This is the perfect painting project for the following people:
Any newbie diy-er who isn’t sure about this whole “painting thing.”
Anyone who has attempted to paint furniture before and, [gulp] vowed to never paint agian.
Any diy-er who just wants to get a project done fast [that’s me].
First, you will need to get some spray paint [yes, I said it, s-p-r-a-y paint… it’s not just for expressing your love to Billy Bob on the side of an interstate overpass anymore…]. Are you still with me? Good, lets move on.
Here's what you need:
Spray paint primer
-I used ivory bisque [I know, I’m taking design to the next level with that bold choice]
-I used 3 cans for this project
!!Important!! Get more paint than you think you’ll need because nothing de-rails a diy-er like running out of paint in the middle of a project…not that it happened to me [it totally happened to me].
Here’s what you do [this is the rated E part]:
Lightly sand the furniture- sand in the same direction as the wood grain
*Apply primer coat
*Apply multiple base coats- please remember- you want several light coats- don’t over spray or you’ll get drips, runs [and general heart-ache]
It took me three light coats to get everything even & wonderful on this piece.
*For the best results, read the directions on can & then actually follow them [On a related note, did you know that when making a Betty Crocker cake if you take the time to actually beat the batter on low speed for 30 sec. then medium speed for the full 2 minutes, as directed, the cake will actually be moister & more delicious?? True story].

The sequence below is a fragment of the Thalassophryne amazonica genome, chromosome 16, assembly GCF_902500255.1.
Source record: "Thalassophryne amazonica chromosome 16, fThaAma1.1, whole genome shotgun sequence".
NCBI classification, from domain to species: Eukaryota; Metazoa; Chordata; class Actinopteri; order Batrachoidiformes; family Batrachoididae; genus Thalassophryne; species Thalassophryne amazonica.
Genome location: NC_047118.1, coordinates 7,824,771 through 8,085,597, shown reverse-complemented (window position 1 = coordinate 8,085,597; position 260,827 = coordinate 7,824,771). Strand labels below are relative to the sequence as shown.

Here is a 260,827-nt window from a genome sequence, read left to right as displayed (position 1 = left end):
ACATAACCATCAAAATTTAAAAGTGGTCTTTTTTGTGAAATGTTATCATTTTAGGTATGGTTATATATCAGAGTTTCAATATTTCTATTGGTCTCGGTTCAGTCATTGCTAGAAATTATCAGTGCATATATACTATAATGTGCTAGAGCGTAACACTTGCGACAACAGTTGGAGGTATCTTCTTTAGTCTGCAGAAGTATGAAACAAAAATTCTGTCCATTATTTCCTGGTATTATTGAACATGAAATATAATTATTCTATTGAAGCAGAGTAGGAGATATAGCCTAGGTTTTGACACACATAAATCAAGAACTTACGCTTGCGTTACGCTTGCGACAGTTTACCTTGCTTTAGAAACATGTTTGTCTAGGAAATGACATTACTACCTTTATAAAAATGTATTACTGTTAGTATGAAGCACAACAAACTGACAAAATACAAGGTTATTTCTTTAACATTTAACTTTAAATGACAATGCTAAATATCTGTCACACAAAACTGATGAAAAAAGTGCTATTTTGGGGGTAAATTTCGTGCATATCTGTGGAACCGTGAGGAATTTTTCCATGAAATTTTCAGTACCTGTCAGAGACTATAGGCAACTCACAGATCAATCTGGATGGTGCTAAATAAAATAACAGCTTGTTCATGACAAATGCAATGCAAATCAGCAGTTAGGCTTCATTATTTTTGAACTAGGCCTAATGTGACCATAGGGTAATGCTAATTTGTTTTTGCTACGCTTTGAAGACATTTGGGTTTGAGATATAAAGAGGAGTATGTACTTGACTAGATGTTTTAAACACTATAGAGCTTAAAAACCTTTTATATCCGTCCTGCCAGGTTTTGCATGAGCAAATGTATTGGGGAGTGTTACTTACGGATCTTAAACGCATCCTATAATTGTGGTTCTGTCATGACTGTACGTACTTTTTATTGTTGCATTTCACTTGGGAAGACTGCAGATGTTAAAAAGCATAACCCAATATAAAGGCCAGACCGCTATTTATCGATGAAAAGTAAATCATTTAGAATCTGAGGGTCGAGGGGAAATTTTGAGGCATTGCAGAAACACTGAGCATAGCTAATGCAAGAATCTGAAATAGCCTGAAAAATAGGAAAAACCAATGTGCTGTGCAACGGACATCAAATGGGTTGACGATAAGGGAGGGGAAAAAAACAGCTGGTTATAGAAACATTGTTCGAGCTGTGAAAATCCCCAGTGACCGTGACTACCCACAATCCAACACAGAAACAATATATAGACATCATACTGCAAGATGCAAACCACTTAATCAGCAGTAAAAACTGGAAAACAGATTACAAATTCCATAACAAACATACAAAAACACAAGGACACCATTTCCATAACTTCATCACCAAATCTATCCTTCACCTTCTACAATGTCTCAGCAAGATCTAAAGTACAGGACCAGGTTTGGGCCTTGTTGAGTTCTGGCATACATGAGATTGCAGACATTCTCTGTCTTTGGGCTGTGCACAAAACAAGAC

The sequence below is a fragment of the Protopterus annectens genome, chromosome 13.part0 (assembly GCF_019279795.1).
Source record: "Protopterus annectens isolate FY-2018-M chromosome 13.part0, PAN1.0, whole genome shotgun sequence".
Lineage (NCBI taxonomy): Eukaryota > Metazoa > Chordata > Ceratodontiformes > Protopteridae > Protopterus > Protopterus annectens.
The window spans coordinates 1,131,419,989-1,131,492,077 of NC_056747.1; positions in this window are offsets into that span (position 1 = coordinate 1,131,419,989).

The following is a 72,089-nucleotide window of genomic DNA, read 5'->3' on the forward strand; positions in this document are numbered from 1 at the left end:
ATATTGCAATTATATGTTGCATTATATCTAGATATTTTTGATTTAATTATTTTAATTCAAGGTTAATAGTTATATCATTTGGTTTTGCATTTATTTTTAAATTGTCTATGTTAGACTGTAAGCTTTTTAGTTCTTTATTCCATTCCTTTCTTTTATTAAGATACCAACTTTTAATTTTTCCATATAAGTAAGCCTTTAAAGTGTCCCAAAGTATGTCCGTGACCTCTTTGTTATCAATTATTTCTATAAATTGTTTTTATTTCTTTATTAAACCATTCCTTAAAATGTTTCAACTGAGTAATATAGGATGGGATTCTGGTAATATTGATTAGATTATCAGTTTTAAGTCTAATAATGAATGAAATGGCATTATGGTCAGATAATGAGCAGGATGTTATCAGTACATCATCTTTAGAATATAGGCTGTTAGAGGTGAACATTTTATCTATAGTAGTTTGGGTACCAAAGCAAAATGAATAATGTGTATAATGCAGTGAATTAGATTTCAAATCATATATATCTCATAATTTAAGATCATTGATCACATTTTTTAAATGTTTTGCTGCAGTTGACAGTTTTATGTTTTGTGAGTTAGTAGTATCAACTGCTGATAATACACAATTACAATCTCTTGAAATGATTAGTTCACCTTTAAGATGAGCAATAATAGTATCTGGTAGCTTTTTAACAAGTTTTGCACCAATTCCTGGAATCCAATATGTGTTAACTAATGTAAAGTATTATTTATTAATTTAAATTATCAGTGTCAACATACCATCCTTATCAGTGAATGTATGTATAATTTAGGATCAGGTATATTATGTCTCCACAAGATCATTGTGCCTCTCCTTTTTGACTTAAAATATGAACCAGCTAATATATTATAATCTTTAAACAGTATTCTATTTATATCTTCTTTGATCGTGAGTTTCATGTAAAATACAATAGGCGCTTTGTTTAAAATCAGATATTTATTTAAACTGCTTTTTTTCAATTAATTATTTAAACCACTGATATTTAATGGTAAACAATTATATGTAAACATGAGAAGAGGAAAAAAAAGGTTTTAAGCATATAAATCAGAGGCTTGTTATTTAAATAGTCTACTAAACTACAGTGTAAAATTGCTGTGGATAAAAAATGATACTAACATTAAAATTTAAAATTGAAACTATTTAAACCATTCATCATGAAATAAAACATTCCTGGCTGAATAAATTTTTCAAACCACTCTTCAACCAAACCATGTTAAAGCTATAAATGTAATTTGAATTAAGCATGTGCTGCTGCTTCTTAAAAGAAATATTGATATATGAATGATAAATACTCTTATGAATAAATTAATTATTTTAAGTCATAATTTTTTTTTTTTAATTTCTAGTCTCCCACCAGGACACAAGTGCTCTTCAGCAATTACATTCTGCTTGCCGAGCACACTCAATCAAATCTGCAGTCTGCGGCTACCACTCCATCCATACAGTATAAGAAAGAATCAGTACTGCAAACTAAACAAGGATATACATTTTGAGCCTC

Now, if you don’t want or need to embellish your item, then you’re done… it’s that easy! Spray paint dries really quickly which means that you can do an entire project in only a few hours. Also, upon completion you get a good, strong finish- which means that it doesn’t [usually] chip or scratch as easily as regular paint sometimes does. However, I will caution that if you are doing a large, totally flat surface [table tops, the side of a large dresser, etc.] it is difficult to get a really nice, even finish with spray paint [that's my professional way of saying "don't use it"].
Alright, so if you get done painting and then step back, take a look at your furniture... and still just want… more [like me], then here is the second half of the directions [this half is what put the P in Pretty Easy!] .
What you need:
Water-based paint of your choice for stencil design(I used a titanium leafing paint)
Latex paint (in a similar color to your spray paint base color)
plain white paper
What you do:
Stencil or paint your design on the drawers [it doesn't have to be perfect, the glaze will hide little flaws].
Mix your base color with the tintable glaze (2 parts glaze to 1 part paint).
Once your design is dry, then brush on the paint/glaze mixture completely over drawer fronts.
Wad-up your paper into a ball and pounce strait up and down (don’t swirl or wipe). This will remove the paint and reveal your [hopefully] beautiful stencil job underneath. When your paper gets too much paint on it, then get a new, fresh piece because your goal is to remove the glaze mixture with the paper. Keep pouncing until you see the texture that you want.
And that's it! See, [pretty] easy :)
*Here's how the entry table looks now with it's Thrift[tastic] Makeover!
**Out of full disclosure I’ll tell you that I free-handed the zebra stripes [too cheap to buy the stencil]; however, if you aren’t comfortable doing that, then it's worth the $$ to get a stencil.
Time to link-it-up!!